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Last updated: May 04. 2014 11:35PM - 2704 Views
By Jon O’Connell joconnell@civitasmedia.com



Selena Brantley of Wilkes-Barre talks about the reasons for forming a new Youth Againsy Crime organization. Behind her are members Xiomara Campus and Alfonso Saba.
Selena Brantley of Wilkes-Barre talks about the reasons for forming a new Youth Againsy Crime organization. Behind her are members Xiomara Campus and Alfonso Saba.
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UPCOMING EVENTS

May 25 — Bucket drive to raise money for a summer carnival at Wal-Mart, Wilkes-Barre Township

June 14 — Youth Against Crime 5k walk at 9 a.m. at New Covenant Christian Fellowship Church, 780 S. Main St., Wilkes-Barre

Aug. 22 - 23 — Youth carnival at the church



WILKES-BARRE — For Alfonso Saba, getting involved with community outreach is a chance to use his own story to help root out crime in the city.


“I was one of those people committing those crimes out there,” Saba said. “I was in jail for a year.”


Saba and about a dozen young people from New Covenant Christian Fellowship Church in Wilkes-Barre are firing up an organization geared toward children and teens called Youth Against Crime.


Using outreach events, and eventually more consistent support programs, the group aspires to squash drugs, violence and bullying in the city.


Saba, 27, said he hopes the story of his own turnaround will help others to do the same.


“So, them watching me walk (in a new direction), I’m hoping it will inspire them to change,” he said.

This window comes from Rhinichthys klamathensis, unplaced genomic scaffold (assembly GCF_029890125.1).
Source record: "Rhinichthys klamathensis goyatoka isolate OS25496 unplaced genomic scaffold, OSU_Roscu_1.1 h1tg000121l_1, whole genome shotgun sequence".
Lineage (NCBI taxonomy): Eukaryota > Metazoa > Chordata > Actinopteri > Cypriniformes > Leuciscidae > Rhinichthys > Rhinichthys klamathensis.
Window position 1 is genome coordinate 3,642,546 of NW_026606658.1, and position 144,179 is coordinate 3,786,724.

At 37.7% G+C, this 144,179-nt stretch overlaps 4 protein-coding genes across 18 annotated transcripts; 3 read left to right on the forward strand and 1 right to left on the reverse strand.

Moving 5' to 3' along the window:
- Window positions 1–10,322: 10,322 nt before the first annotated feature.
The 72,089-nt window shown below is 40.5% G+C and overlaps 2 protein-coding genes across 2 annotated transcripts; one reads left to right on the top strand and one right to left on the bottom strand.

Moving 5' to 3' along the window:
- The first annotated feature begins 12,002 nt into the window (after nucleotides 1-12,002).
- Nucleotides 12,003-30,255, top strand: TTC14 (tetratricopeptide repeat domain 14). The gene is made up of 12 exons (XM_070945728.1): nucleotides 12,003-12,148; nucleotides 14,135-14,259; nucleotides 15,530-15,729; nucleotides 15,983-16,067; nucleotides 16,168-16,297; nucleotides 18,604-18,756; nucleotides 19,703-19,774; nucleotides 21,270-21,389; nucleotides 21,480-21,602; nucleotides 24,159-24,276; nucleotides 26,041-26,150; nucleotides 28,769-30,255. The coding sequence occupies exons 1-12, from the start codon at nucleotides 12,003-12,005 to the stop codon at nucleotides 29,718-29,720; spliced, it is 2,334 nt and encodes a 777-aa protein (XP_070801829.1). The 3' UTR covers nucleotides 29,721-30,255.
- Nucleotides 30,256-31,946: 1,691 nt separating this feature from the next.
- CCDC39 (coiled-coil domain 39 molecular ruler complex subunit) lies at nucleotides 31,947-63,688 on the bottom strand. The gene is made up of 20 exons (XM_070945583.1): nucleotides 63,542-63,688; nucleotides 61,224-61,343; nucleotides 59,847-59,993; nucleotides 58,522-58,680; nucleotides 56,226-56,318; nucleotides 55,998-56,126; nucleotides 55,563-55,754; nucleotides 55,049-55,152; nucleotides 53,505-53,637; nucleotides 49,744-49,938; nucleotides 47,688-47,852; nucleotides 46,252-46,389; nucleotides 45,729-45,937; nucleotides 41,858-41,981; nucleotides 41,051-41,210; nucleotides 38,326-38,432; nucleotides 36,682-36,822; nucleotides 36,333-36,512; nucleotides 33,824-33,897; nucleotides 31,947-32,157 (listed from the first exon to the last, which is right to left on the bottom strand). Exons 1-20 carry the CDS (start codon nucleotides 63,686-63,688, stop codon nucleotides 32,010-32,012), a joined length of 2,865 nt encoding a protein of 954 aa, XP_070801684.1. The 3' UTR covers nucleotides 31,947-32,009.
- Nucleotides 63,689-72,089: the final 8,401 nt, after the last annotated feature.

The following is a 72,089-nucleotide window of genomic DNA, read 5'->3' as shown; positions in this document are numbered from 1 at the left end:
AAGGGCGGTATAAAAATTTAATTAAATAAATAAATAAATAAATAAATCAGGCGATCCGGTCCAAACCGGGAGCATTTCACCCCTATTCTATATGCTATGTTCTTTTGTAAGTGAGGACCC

Criminal activity persists in Wilkes-Barre, exemplified in numerous drug arrests and homicide investigations stemming from a record 13 deaths last year in the city.


Xiomara Campos, 28, said watching crime rates creep closer to their daily lives prompted the church group to seek a solution.


“Most of us grew up in this area,” Campos said. “We’ve just seen a lot of violence and we feel we need to take a different approach. I guess it just hits home for us.”


Tamara Seabrook, 28, said the next generation inspires her to pitch in and try to better the community.


“Many of us, we all have children of our own,” Seabrook said. “We want our kids to know there are better things to do.”


The group plans to start with a few one-time community outreach programs — it has scheduled a 5k walk and a carnival for this summer — and then develop further regular support programs, Theresa Tyler-Smith, the group’s mentor, said.


“We’ve got to find a way to gauge the response,” Tyler-Smith said.


Ultimately, the goal is to get more people into church on Sundays, she said.


The group hopes to team up with other local leaders including law enforcement and local churches to share ideas and have a greater impact.


The group uses Facebook to communicate and coordinate events, and during regular bucket fund drives that started last month get face-to-face with the community they wish to reach.


One member, Selena Brantley, said the group’s faith in God assures her they will succeed.


“First and foremost, we’re putting God first,” Brantley said. “If you don’t walk by faith, and you just walk for a cause, the cause gets lost.”


Brantley, too, has watched criminal activity increase, she said.


“When I first moved here (four years ago), I didn’t really hear much about crime,” Brantley said. “Over the last year and a half, two years, you’re hearing something almost every day. I think now is the time we take the city back.”


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